WASHINGTON, D.C. – The National Fish and Wildlife Foundation (NFWF), U.S. Environmental Protection Agency (EPA) and the federal-state Chesapeake Bay Program partnership today announced more than $10 million in grants for projects that will protect and restore the Chesapeake Bay and its surrounding watershed. The 49 grants announced today will generate $12 million in matching contributions for a total conservation impact of more than $22 million.
“EPA is pleased to support projects that improve the quality of local waters and habitat and help restore the Chesapeake Bay,” said Diana Esher, EPA Mid-Atlantic acting regional administrator. “It is a priority for EPA to support local actions that move us closer to our restoration goals. We applaud the grantees for their commitment to cleaner water and healthier watersheds.”
These grants will support on-the-ground projects to improve waterways, restore habitat and strengthen iconic wildlife species. Collectively, the grants will implement water quality improvement practices on more than 45,000 acres, restore more than 45 miles of streamside forest habitat and prevent more than 6,300 tons of pollutants annually from entering the rivers and streams that feed the Chesapeake Bay.
“By focusing our resources on projects that provide multiple benefits, NFWF and its partners are demonstrating how watershed restoration projects strengthen the resilience of both communities and wildlife habitats, and how targeted investments can achieve multiple conservation goals,” said Jeff Trandahl, executive director and CEO of NFWF.
Examples of this year’s grant recipients include:
• American Forests ($49,900) will work with partners to improve tree canopy by building a tree equity tool for use across the greater Washington metropolitan region, which will focus urban forestry projects and resources on communities of highest need.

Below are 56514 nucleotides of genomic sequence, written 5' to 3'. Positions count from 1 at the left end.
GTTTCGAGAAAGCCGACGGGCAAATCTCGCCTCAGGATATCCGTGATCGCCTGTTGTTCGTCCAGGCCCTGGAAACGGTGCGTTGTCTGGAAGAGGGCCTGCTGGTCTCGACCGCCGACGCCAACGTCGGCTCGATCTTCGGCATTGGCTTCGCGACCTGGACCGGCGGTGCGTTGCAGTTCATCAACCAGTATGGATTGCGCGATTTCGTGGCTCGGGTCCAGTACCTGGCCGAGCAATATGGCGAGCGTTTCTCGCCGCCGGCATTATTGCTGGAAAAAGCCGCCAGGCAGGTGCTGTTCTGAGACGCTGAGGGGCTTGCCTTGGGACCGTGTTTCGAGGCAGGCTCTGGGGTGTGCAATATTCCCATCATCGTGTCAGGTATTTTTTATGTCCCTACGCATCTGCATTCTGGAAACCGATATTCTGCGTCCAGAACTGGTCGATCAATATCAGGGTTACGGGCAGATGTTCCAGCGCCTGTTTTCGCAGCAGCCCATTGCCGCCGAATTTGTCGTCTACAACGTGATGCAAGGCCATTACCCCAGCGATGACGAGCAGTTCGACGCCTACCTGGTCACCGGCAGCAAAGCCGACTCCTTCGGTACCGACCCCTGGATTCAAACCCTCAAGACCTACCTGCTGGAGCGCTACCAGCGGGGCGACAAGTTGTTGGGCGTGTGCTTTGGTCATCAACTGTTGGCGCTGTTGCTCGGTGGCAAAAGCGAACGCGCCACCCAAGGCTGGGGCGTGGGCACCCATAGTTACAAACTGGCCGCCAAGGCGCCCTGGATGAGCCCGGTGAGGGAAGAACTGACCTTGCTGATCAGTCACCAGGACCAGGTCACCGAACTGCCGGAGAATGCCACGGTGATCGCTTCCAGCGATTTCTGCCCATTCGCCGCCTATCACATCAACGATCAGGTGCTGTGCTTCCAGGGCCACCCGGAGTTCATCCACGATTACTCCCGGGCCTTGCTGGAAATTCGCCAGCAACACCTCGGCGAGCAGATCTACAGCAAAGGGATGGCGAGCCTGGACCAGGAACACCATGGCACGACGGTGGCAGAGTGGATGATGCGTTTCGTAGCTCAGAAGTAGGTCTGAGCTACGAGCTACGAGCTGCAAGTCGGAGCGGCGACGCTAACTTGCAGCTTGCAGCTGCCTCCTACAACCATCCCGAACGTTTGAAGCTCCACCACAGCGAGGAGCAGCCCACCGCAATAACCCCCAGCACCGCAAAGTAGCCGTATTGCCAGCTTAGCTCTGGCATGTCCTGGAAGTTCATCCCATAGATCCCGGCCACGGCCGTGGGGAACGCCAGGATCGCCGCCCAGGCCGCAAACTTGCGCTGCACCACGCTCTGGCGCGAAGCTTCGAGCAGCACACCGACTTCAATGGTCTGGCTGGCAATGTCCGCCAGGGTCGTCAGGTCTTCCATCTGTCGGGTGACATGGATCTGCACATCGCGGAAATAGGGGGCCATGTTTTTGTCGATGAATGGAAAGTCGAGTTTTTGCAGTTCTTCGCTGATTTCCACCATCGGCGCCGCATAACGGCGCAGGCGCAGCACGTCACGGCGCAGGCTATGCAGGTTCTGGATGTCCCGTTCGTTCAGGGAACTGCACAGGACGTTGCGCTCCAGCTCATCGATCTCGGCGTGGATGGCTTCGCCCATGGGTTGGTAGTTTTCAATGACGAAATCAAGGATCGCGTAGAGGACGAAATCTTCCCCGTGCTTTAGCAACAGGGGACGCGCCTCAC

• Piedmont Environmental Council ($263,800) will pair riparian buffer restoration, livestock exclusion, and implementation of agricultural best management practices with land conservation measures to restore and sustain long-term water quality benefits.
• University of Maryland Environmental Finance Center ($50,000) will work with local governments in West Virginia to expand their capacity to address water quality improvements and mitigate hazards in a coordinated way that creates efficiencies and reduces implementation costs.
• Defensores de la Cuenca ($167,800) will pair workshops with hands-on experiences to train primarily Spanish-speaking participants in the Anacostia River watershed on watershed issues, culminating in the completion of locally led watershed restoration projects by program participants.
The grants were awarded through the Small Watershed Grants (SWG) program, a core program under NFWF’s Chesapeake Bay Stewardship Fund (CBSF). CBSF is a partnership between NFWF and the EPA to provide grant funding, technical assistance and networking and information sharing in support of local, on-the-ground conservation efforts to restore the bay and its tributary rivers and streams.
Additional support for the program comes from the Altria Group, the U.S. Department of Agriculture, U.S. Forest Service and the U.S. Fish and Wildlife Service.
Since 1999, the SWG program has provided more than $83 million to 985 projects to promote on-the-ground community-based efforts, which result in measurable improvements to local stream health and habitat, and the water quality of the Chesapeake Bay. The SWG program includes two distinct funding opportunities: SWG Implementation (SWG-I) grants of $50,000-$500,000 awarded for projects that result in direct, on-the-ground actions to protect and restore water quality, species, and habitats in the Bay watershed; SWG Planning and Technical Assistance (SWG-PTA) grants up to $50,000 awarded for projects that enhance local capacity to more efficiently and effectively implement future on-the-ground actions through assessment, planning, design and other technical assistance-oriented activities.